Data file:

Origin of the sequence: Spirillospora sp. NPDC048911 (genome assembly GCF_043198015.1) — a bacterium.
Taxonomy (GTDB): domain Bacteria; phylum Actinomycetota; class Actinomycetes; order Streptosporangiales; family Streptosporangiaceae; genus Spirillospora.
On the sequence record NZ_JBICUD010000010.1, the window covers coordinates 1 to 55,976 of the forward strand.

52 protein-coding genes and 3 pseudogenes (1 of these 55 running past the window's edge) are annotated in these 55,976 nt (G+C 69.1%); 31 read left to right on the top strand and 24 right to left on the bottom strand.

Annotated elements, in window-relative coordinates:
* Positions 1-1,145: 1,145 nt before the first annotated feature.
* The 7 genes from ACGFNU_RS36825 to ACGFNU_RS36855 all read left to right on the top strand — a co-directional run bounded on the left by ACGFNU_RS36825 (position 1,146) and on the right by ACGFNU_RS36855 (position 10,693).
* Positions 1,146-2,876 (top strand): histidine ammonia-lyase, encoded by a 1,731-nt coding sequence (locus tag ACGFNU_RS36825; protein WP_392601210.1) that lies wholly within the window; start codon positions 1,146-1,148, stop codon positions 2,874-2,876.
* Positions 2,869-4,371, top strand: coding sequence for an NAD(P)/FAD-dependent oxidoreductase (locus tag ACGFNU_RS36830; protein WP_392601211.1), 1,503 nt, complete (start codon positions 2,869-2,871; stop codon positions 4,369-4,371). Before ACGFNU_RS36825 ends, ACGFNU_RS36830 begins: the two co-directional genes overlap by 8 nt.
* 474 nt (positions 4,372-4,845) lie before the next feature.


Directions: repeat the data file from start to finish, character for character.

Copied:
Origin of the sequence: Spirillospora sp. NPDC048911 (genome assembly GCF_043198015.1) — a bacterium.
Taxonomy (GTDB): domain Bacteria; phylum Actinomycetota; class Actinomycetes; order Streptosporangiales; family Streptosporangiaceae; genus Spirillospora.
On the sequence record NZ_JBICUD010000010.1, the window covers coordinates 1 to 55,976 of the forward strand.

52 protein-coding genes and 3 pseudogenes (1 of these 55 running past the window's edge) are annotated in these 55,976 nt (G+C 69.1%); 31 read left to right on the top strand and 24 right to left on the bottom strand.

Annotated elements, in window-relative coordinates:
* Positions 1-1,145: 1,145 nt before the first annotated feature.
* The 7 genes from ACGFNU_RS36825 to ACGFNU_RS36855 all read left to right on the top strand — a co-directional run bounded on the left by ACGFNU_RS36825 (position 1,146) and on the right by ACGFNU_RS36855 (position 10,693).
* Positions 1,146-2,876 (top strand): histidine ammonia-lyase, encoded by a 1,731-nt coding sequence (locus tag ACGFNU_RS36825; protein WP_392601210.1) that lies wholly within the window; start codon positions 1,146-1,148, stop codon positions 2,874-2,876.
* Positions 2,869-4,371, top strand: coding sequence for an NAD(P)/FAD-dependent oxidoreductase (locus tag ACGFNU_RS36830; protein WP_392601211.1), 1,503 nt, complete (start codon positions 2,869-2,871; stop codon positions 4,369-4,371). Before ACGFNU_RS36825 ends, ACGFNU_RS36830 begins: the two co-directional genes overlap by 8 nt.
* 474 nt (positions 4,372-4,845) lie before the next feature.